When contacted on the matter, presidential spokesman, Dr. Reuben Abati, in a reply to a text message sent by New Telegraph, denied that there was any meeting between the president and Boko Haram leader. “It’s absolutely not true. Please do not rely on bad authority,” he said.
But Sheriff, who reportedly played a key role in the negotiations, would neither confirm nor deny if there was a meeting between the president and the insurgents during the Chadian visit.
Meanwhile, House of Representatives members from the North-East yesterday appealed to the Federal Government to come to the aid of citizens in the zone who have been subjected to hardship by Boko Haram.
The lawmakers also said the situation in their constituencies was a humanitarian crisis of international proportion and alleged that there was a conspiracy and sabotage in the fight against terrorism in the region.
Moving the motion under matters of urgent public importance, Hon. Tahir Muhammad Monguno expressed concern on what he termed, “the dangerous territorial push by terrorists” who have now captured and are in control of seven local governments in Borno, two in Yobe and two in Adamawa.”
He said all security formations in the affected areas had either been sacked, or the operatives had fled their stations thereby enabling Boko Haram to declare a Caliphate and hoist their flags.
“The declaration of a caliphate means those areas are no longer under the sovereignty of Nigeria. Mr. Speaker, this is a serious threat to the territorial integrity of Nigeria. The same territorial integrity we all swore here to protect.
“In Michika for instance, where you have a large number of Christians, people are being forced to convert to Islam or be killed.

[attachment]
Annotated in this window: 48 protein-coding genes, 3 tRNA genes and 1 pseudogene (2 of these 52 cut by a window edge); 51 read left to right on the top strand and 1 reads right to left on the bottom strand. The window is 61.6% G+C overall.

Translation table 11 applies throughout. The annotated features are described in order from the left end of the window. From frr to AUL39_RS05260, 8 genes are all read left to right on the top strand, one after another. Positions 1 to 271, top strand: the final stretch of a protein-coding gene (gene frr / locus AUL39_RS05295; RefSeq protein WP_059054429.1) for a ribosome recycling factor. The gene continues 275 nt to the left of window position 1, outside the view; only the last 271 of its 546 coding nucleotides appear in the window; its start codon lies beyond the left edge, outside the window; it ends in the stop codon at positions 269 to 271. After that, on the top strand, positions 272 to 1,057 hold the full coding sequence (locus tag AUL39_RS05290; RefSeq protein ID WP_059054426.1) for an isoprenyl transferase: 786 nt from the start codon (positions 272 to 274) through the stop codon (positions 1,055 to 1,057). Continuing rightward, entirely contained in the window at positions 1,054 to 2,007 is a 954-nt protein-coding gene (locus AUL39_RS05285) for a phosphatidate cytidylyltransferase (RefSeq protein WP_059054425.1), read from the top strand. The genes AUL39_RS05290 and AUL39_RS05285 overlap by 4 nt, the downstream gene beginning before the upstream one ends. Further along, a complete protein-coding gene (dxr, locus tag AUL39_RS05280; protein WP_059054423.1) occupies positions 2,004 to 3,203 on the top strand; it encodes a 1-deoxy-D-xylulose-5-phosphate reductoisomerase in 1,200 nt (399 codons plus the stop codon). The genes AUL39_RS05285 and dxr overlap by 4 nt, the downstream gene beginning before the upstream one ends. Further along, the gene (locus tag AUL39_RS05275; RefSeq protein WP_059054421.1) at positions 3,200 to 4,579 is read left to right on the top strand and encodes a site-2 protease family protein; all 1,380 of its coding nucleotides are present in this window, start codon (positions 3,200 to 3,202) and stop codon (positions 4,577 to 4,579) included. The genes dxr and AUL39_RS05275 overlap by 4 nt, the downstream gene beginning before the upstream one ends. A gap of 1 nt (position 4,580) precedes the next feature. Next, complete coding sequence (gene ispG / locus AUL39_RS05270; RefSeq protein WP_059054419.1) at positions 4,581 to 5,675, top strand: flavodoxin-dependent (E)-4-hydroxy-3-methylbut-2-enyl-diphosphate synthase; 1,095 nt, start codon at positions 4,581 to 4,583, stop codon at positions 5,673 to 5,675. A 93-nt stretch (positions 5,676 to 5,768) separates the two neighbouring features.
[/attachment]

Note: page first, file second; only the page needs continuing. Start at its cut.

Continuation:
Those who feared for their lives and converted were conscripted into the fighting arm of the insurgents, while those who refused were instantaneously executed’. “I don’t want to believe that our military is not well armed.
The problem I think is that of motivation. As we speak, the military is not fully in control of Bama and other places captured. Let our military go and remove those terrorists from these local governments and return such places back to Nigeria”, Monguno stated.
Hon. Ganama Titsi, (PDP, Adamawa) who spoke in a similar vein, said: “What I stand here to canvass for like my brother said is to drum support for our military to go in and free these areas so that our people can be free.
“As I speak, a lot of people are deceased and there are no places or the freedom to even bury the dead. The situation is a humanitarian crisis.” Also contributing, Hon. Khadija Bukar Abba Ibrahim, said it was a moment for an open appeal to the Federal Government to find a way to end the insurgency.
Khadija told her colleagues that two major towns in her constituency had been taken over by Boko Haram insurgents, with the people made to flee their homes.